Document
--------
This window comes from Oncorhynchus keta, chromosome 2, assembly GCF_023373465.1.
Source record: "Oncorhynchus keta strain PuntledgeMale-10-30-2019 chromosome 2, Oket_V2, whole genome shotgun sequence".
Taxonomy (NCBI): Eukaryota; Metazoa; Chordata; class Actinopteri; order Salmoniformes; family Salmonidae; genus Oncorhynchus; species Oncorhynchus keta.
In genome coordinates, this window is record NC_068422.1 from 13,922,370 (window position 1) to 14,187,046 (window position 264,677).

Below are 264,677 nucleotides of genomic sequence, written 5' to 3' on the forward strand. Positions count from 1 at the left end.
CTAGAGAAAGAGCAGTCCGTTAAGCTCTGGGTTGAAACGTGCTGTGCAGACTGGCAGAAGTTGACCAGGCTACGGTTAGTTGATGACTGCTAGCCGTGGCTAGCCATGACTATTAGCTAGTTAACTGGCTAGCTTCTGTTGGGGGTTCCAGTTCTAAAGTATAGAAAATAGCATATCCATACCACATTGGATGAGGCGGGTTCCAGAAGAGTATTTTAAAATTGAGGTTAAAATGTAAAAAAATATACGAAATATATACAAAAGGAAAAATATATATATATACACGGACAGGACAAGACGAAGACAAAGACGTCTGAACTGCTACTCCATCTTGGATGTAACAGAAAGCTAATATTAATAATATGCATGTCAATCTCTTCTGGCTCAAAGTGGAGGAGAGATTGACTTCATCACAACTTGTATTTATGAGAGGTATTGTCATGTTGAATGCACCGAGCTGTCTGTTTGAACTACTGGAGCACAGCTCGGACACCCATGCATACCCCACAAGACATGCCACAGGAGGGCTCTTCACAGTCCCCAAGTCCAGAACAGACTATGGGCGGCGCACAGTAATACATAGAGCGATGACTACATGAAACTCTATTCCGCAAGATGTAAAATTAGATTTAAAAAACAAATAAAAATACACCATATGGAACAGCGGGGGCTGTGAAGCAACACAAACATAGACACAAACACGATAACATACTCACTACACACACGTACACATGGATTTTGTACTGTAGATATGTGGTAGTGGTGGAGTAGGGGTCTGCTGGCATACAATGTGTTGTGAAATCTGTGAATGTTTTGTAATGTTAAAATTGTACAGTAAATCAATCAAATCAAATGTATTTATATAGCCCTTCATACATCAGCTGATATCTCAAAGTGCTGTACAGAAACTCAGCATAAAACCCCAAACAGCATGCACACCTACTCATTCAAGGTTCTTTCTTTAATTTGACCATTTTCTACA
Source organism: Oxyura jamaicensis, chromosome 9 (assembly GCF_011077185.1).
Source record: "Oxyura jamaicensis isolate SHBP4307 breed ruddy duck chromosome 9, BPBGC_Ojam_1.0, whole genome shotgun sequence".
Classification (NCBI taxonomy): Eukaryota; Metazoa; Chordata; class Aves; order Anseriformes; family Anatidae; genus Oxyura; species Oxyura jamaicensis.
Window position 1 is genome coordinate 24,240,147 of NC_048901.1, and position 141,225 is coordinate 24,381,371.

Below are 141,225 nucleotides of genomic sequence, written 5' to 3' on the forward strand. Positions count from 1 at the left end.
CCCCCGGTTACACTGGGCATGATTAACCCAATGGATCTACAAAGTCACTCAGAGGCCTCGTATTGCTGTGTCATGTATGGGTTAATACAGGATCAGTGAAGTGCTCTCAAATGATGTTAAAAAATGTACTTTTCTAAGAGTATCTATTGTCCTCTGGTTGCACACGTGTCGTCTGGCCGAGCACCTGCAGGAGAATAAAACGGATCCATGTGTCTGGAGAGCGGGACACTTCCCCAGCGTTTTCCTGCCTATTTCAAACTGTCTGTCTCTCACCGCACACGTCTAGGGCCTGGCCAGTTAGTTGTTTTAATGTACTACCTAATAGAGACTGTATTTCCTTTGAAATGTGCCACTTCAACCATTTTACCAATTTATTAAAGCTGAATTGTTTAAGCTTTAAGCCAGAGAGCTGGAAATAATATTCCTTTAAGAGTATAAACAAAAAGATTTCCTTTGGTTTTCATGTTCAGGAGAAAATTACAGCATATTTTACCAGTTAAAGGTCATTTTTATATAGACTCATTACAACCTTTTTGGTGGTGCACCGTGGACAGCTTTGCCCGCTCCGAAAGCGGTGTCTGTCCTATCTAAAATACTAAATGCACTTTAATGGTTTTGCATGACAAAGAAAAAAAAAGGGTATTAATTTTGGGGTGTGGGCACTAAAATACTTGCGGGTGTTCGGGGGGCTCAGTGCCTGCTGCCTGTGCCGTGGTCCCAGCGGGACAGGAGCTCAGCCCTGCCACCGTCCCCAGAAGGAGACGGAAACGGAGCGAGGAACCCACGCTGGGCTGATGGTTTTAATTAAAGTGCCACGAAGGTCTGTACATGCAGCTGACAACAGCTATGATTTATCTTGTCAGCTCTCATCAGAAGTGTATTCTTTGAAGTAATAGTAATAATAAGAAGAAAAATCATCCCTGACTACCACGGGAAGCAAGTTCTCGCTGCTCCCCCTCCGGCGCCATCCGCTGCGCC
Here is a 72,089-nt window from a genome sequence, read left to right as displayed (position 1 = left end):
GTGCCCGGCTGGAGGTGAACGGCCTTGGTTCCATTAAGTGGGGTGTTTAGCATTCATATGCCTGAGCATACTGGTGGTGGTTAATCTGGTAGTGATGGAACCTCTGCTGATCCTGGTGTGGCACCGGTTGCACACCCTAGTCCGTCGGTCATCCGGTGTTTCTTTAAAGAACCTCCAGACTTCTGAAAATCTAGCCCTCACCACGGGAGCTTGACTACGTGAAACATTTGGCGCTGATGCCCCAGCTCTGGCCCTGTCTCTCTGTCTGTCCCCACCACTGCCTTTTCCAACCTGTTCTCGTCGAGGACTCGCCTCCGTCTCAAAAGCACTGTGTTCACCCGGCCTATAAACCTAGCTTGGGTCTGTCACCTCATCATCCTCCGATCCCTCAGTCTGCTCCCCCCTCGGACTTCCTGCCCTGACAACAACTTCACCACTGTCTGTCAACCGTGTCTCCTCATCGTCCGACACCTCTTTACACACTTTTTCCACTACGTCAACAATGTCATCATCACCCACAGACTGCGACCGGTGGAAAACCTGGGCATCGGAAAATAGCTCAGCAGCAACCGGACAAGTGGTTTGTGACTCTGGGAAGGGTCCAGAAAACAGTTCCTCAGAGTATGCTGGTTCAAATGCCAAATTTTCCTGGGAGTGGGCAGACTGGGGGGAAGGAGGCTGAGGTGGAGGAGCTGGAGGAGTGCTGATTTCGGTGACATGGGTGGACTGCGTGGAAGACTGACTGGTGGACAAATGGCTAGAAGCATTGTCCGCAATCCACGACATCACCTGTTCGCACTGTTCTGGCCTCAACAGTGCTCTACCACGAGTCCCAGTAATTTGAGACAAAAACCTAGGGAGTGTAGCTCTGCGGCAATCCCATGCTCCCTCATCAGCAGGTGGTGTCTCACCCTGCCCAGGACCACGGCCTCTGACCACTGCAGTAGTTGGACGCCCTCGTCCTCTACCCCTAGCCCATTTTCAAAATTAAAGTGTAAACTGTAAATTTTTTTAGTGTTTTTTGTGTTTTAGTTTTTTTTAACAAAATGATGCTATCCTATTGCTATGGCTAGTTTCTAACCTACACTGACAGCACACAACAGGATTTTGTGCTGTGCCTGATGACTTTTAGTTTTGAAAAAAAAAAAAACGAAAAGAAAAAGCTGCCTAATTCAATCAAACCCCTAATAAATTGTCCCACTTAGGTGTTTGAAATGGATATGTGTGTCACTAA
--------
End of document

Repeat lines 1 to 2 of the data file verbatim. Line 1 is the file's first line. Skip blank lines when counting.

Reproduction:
This window comes from Oncorhynchus keta, chromosome 2, assembly GCF_023373465.1.
Source record: "Oncorhynchus keta strain PuntledgeMale-10-30-2019 chromosome 2, Oket_V2, whole genome shotgun sequence".